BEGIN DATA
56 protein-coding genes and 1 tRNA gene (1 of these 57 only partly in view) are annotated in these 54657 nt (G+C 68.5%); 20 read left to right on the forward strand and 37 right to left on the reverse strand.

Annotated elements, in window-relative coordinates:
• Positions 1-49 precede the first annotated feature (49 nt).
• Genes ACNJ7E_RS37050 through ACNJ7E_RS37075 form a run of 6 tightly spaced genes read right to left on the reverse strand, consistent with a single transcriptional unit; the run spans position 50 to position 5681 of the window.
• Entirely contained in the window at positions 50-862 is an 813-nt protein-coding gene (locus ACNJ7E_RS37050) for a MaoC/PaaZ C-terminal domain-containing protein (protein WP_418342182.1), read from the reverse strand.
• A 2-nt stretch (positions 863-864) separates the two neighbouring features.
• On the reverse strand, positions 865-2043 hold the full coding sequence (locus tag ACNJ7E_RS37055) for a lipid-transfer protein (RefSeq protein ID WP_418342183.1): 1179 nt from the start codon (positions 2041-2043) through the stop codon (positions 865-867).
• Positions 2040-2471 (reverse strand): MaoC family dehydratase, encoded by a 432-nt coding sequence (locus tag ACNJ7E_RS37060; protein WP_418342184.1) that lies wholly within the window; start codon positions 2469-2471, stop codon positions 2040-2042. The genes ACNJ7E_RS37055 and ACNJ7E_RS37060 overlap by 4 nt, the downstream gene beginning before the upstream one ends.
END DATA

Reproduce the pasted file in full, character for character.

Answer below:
56 protein-coding genes and 1 tRNA gene (1 of these 57 only partly in view) are annotated in these 54657 nt (G+C 68.5%); 20 read left to right on the forward strand and 37 right to left on the reverse strand.

Annotated elements, in window-relative coordinates:
• Positions 1-49 precede the first annotated feature (49 nt).
• Genes ACNJ7E_RS37050 through ACNJ7E_RS37075 form a run of 6 tightly spaced genes read right to left on the reverse strand, consistent with a single transcriptional unit; the run spans position 50 to position 5681 of the window.
• Entirely contained in the window at positions 50-862 is an 813-nt protein-coding gene (locus ACNJ7E_RS37050) for a MaoC/PaaZ C-terminal domain-containing protein (protein WP_418342182.1), read from the reverse strand.
• A 2-nt stretch (positions 863-864) separates the two neighbouring features.
• On the reverse strand, positions 865-2043 hold the full coding sequence (locus tag ACNJ7E_RS37055) for a lipid-transfer protein (RefSeq protein ID WP_418342183.1): 1179 nt from the start codon (positions 2041-2043) through the stop codon (positions 865-867).
• Positions 2040-2471 (reverse strand): MaoC family dehydratase, encoded by a 432-nt coding sequence (locus tag ACNJ7E_RS37060; protein WP_418342184.1) that lies wholly within the window; start codon positions 2469-2471, stop codon positions 2040-2042. The genes ACNJ7E_RS37055 and ACNJ7E_RS37060 overlap by 4 nt, the downstream gene beginning before the upstream one ends.